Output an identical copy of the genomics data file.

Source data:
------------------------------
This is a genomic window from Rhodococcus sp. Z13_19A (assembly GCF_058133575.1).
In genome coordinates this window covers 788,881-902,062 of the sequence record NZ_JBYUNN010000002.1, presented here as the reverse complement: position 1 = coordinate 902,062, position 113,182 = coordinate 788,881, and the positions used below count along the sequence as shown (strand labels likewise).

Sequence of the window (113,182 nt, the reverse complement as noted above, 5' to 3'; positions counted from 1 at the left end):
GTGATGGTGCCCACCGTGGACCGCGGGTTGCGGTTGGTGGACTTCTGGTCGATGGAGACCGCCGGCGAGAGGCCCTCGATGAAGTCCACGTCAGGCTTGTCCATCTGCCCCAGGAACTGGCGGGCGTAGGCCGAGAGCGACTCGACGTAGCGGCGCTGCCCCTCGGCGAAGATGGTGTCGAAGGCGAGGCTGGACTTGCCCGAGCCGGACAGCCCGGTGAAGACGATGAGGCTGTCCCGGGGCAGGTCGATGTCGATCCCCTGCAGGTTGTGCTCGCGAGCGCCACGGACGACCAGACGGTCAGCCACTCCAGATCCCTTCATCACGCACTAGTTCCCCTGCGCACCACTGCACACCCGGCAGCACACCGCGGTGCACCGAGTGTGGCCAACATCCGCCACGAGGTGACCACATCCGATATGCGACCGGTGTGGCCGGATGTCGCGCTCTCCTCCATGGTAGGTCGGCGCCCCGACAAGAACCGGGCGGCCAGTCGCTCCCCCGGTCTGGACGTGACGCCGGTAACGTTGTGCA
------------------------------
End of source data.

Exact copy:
This is a genomic window from Rhodococcus sp. Z13_19A (assembly GCF_058133575.1).
In genome coordinates this window covers 788,881-902,062 of the sequence record NZ_JBYUNN010000002.1, presented here as the reverse complement: position 1 = coordinate 902,062, position 113,182 = coordinate 788,881, and the positions used below count along the sequence as shown (strand labels likewise).

Sequence of the window (113,182 nt, the reverse complement as noted above, 5' to 3'; positions counted from 1 at the left end):
GTGATGGTGCCCACCGTGGACCGCGGGTTGCGGTTGGTGGACTTCTGGTCGATGGAGACCGCCGGCGAGAGGCCCTCGATGAAGTCCACGTCAGGCTTGTCCATCTGCCCCAGGAACTGGCGGGCGTAGGCCGAGAGCGACTCGACGTAGCGGCGCTGCCCCTCGGCGAAGATGGTGTCGAAGGCGAGGCTGGACTTGCCCGAGCCGGACAGCCCGGTGAAGACGATGAGGCTGTCCCGGGGCAGGTCGATGTCGATCCCCTGCAGGTTGTGCTCGCGAGCGCCACGGACGACCAGACGGTCAGCCACTCCAGATCCCTTCATCACGCACTAGTTCCCCTGCGCACCACTGCACACCCGGCAGCACACCGCGGTGCACCGAGTGTGGCCAACATCCGCCACGAGGTGACCACATCCGATATGCGACCGGTGTGGCCGGATGTCGCGCTCTCCTCCATGGTAGGTCGGCGCCCCGACAAGAACCGGGCGGCCAGTCGCTCCCCCGGTCTGGACGTGACGCCGGTAACGTTGTGCA